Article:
The motor-boys of the other tanker can tell the village community, that their chief tanker slowed down, and that could be huge embarrassment and humiliation for the chief tanker and his family.
Now, both Chiefs Tanker are on full speed, with their tankers, and they are not considering slowing down. One can imagine, what is going in their head. They have few seconds to make a decision.
Bamidele Adedeji tells me that at the last second, he realized that the Juju is not around, and he can lose both his life and the respect he gets in Oguro, earlier than planned. So, right in front of the bridge, he quickly turns the tankers to the road side, to avoid the impact with the bridge. Chief Adebola Oladayo did the same.
Chief Adebola Oladayo had no chance to tell his story. His tanker was a fuel tanker, and caught fire instantly. Clearly, Juju was absent at that moment.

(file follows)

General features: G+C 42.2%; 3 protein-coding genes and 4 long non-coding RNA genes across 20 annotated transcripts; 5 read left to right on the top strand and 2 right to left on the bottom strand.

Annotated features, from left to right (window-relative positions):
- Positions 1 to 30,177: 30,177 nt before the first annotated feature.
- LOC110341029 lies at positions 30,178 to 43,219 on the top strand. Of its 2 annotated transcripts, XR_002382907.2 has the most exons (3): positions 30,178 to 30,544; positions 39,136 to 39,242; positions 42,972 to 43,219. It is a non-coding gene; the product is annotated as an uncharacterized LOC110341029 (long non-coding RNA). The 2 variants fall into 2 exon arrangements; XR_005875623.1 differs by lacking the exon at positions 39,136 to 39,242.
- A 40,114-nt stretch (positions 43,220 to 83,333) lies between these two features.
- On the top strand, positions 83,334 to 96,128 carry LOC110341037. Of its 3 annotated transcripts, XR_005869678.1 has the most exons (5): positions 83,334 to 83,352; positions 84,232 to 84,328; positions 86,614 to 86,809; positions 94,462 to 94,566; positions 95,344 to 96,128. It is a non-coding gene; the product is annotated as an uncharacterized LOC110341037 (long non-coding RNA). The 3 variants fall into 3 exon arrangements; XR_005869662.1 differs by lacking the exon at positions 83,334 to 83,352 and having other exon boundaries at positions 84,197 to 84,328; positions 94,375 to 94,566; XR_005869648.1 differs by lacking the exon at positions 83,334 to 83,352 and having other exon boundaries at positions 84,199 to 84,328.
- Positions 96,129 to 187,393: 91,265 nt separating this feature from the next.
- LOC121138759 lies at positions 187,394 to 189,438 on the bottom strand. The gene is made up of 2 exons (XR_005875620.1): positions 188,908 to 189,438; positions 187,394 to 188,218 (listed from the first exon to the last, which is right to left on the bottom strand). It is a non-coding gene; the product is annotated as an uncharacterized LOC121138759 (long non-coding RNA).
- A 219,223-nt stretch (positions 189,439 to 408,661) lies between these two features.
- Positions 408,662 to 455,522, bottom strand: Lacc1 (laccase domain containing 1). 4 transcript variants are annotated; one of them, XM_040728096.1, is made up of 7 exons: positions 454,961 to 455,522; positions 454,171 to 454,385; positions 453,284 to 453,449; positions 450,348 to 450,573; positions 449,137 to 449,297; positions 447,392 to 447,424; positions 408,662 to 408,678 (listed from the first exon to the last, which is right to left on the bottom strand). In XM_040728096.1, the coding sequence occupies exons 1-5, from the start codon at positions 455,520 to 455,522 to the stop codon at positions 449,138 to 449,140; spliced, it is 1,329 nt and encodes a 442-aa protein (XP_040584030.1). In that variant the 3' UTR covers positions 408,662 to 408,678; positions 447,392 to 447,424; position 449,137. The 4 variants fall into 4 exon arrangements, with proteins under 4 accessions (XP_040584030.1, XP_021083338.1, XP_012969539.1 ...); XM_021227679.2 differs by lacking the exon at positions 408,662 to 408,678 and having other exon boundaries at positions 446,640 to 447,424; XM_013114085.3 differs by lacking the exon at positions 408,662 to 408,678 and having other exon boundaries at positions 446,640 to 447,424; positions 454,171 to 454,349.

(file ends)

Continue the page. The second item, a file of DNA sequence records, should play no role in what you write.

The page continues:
Bamidele Adedeji tells me that, if he knew that the other tanker's driver is Chief Adebola Oladayo, then he would slow down. Although, Bamidele Adedeji is saying – I can't understand why Chief Adebola Oladayo didn't slow down? Now, you know, why under many bridges in Nigeria there are the remains of tankers.
Adedeji believe that the more intelligent you are, the more fearful you shall be. I said – that is sounds logical; even Andy Grove, the famous Intel CEO, wrote a book 'Only the Paranoid Survive'. So, it makes sense after all.